Sitting on the plane on my way to Islamabad, I am finally beginning to realize that I really am going to be in Pakistan soon. It wasn’t until I reached Toronto that the white faces in waiting lounges began to grow scarcer, and very soon I found myself almost alone amongst Pakistanis traveling back as well. And I, the out of place white face, finally felt oddly at home again. All around me, Urdu has replaced the usual sounds of English, and with the flavourful taste of chicken curry and rice for supper on my flight, I know I’m getting closer. I’m getting warmer.
A flight attendant talks to me, asking where I’m going. Soon I find out he has studied in the same hills as I have, and even visited my school at times for sports matches. Another tells me that her family is originally from the Murree area as well. We talk about the beauty of the hills and the mountains, and how wonderful the weather is there. Definitely getting warmer.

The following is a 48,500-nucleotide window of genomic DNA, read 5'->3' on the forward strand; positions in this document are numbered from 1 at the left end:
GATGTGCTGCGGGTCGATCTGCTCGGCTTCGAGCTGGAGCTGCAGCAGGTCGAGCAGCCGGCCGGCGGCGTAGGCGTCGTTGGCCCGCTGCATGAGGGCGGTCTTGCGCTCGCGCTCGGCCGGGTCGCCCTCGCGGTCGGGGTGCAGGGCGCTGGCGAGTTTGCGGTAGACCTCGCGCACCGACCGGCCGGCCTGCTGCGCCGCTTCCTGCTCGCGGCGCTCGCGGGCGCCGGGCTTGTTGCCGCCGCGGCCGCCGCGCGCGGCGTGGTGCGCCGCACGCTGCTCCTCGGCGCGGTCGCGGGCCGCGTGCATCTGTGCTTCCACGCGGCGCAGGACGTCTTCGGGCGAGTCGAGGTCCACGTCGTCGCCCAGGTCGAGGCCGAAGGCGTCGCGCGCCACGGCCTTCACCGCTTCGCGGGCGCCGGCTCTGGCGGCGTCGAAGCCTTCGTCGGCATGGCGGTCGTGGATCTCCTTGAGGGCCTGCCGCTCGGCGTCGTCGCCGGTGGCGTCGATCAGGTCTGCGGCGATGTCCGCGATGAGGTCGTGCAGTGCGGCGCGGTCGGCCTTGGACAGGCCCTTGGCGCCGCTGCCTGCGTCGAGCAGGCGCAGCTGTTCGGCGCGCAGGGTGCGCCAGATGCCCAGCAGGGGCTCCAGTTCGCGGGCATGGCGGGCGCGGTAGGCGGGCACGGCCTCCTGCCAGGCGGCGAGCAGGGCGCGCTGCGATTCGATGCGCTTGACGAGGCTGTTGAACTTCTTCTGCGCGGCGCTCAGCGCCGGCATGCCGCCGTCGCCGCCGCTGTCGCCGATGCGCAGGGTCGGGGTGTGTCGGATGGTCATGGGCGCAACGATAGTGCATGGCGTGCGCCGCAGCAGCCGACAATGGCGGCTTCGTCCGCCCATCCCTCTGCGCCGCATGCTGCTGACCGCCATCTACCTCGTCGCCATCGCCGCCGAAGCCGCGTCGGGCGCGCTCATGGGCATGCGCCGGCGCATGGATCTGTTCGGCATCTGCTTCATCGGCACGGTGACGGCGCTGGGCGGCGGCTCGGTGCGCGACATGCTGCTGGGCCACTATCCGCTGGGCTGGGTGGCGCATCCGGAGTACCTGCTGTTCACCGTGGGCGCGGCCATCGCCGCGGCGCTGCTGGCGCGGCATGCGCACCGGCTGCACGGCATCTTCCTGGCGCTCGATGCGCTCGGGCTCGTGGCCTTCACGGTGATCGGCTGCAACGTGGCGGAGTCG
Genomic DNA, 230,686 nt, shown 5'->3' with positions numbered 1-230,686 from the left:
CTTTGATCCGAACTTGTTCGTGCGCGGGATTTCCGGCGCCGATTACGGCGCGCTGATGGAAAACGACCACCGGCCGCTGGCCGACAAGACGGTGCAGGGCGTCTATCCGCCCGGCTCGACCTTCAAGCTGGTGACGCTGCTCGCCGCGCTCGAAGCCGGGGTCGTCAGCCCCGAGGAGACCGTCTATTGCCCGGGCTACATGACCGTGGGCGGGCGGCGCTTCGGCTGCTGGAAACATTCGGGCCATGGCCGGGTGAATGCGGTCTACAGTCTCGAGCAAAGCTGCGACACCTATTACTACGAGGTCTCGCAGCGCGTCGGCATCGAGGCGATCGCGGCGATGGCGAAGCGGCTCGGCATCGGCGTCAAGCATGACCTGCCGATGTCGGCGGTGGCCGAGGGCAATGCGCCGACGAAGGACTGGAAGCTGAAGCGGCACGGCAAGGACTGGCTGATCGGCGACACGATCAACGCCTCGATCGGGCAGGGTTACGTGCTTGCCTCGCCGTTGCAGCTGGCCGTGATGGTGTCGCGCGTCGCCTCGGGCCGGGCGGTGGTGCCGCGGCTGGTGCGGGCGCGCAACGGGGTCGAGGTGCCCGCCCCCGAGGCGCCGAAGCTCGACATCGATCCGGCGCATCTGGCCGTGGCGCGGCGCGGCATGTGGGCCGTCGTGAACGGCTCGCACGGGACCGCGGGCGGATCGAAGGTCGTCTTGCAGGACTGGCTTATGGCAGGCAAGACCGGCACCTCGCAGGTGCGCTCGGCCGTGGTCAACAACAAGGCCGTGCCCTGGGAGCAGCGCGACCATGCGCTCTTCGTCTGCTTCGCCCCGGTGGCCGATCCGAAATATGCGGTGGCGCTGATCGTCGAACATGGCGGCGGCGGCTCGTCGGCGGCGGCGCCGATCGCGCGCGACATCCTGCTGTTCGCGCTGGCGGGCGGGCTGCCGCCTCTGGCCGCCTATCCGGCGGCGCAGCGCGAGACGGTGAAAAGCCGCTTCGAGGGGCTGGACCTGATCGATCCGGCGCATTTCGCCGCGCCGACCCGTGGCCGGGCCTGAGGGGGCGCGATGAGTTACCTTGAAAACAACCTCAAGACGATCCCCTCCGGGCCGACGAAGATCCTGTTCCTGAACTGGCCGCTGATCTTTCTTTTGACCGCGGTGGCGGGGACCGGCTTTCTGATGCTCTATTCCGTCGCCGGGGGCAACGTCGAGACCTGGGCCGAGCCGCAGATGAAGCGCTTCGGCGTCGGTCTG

I feel myself aging when I fly. When I was younger, the twenty hours or so of transit were easily filled, movie after movie, as I made my way through the available options. I can even remember watching a single movie two or three times in a row. This time I haven’t even touched my tv. In fact, on my last flight I found myself trying to turn down the lighting on the screen, just so it wouldn’t bother me as I closed my eyes and drifted into intermittent sleep.
Sleep. The one thing I hope to reap out of this trip. I know that the instant I set foot on Pakistani soil, sleep will become precious but fleeting commodity, so I hope to get as much of it as I can beforehand. With so little time and so many people to talk to, I’m not sure that shut-eye will be very high on the priority list. I still remember the days before my own high school graduation, as I talked late into the night with the other guys in my class. It’s not the nights you slept that you’ll remember, I told myself. It’s the ones that you didn’t sleep that make the best memories. And looking back, I think I can agree with that. It’s certainly not a principle I would hold to every day, but at the special times in life, its good to keep in mind what’s really important. I just take comfort in knowing that if all these late nights kill me, at least I’ll die happy.